Gauging the urban appetite

The agendas that are set so solemnly for international (or global) food and hunger problems cannot be used at the sub-national or local administrative level, which must analyse its own problems and find practical solutions, All too often, catering sensibly to the food needs of urban populations is ignored by policy makers, while economic ‘development’ (more infrastructure, more financing, more consumption, more personal mobility at the cost of public transport) is welcomed. The provisioning of food and the planning for shortening and localising food supply chains is usually abandoned by public administrators to the ruthless methods of the market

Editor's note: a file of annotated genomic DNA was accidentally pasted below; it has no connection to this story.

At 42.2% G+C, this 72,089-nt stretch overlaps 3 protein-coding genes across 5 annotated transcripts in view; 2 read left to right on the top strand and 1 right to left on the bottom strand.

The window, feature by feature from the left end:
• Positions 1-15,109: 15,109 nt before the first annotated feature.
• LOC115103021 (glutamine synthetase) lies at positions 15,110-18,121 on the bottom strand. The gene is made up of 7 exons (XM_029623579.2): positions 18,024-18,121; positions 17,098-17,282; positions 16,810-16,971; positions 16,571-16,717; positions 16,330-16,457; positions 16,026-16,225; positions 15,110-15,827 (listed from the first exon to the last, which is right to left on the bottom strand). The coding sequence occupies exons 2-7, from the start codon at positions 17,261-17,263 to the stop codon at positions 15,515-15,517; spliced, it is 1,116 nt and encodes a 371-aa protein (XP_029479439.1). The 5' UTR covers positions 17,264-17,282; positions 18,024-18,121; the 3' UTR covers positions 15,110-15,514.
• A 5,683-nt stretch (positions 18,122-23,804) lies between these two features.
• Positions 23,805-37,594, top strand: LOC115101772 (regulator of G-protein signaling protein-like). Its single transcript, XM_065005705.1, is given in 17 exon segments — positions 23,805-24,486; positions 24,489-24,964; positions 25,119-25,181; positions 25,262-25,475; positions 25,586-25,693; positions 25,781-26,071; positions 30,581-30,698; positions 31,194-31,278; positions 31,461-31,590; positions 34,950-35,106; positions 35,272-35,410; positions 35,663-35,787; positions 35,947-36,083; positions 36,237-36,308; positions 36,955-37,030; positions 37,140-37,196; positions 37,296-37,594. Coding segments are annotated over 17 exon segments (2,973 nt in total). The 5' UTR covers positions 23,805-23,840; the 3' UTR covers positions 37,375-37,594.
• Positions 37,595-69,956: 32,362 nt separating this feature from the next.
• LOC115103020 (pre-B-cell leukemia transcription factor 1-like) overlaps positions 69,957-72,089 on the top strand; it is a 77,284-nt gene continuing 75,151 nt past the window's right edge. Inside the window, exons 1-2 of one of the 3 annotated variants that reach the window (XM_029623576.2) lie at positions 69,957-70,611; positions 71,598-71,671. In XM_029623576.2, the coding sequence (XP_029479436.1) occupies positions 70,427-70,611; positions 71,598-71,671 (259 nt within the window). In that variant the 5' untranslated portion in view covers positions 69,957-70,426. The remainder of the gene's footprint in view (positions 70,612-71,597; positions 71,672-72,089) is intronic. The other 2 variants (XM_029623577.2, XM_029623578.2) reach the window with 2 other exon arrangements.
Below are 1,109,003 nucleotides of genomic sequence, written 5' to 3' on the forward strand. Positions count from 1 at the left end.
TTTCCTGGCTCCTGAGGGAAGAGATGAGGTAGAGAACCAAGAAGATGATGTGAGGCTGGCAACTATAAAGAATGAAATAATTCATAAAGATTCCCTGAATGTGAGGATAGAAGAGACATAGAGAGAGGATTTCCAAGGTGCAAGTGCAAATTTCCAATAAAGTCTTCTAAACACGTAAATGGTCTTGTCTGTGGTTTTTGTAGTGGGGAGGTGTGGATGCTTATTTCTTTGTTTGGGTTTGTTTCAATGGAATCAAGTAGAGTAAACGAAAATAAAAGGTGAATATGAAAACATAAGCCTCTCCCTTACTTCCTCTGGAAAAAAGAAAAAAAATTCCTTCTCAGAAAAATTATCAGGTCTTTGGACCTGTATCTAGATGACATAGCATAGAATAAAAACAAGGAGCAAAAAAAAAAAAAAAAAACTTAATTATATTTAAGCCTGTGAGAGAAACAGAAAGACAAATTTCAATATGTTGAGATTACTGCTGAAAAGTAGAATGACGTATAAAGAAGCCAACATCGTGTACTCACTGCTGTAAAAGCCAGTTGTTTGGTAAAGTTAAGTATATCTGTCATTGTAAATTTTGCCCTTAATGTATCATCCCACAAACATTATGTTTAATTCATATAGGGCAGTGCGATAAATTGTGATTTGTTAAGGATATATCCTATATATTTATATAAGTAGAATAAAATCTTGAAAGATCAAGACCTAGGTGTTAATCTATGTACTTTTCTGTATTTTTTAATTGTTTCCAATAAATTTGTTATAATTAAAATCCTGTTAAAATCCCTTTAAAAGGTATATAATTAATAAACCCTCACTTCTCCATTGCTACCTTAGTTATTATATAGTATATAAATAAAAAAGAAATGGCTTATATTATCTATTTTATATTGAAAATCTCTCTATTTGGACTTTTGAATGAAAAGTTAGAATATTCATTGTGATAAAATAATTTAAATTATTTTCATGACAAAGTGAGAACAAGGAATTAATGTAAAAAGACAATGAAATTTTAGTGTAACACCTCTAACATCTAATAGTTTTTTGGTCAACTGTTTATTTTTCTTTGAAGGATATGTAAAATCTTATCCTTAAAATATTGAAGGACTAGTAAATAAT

Kenya: what next?

A few weeks before I left, John Michael Greer published a fictional story about America losing its hegemonic grip entitled How it could Happen. The opening…focused on a proxy war between China and the US in east Africa over oil rights following a discovery in Tanzania…I was on the lookout for evidence of its feasibility when I visited Kenya. I didn’t have to look far.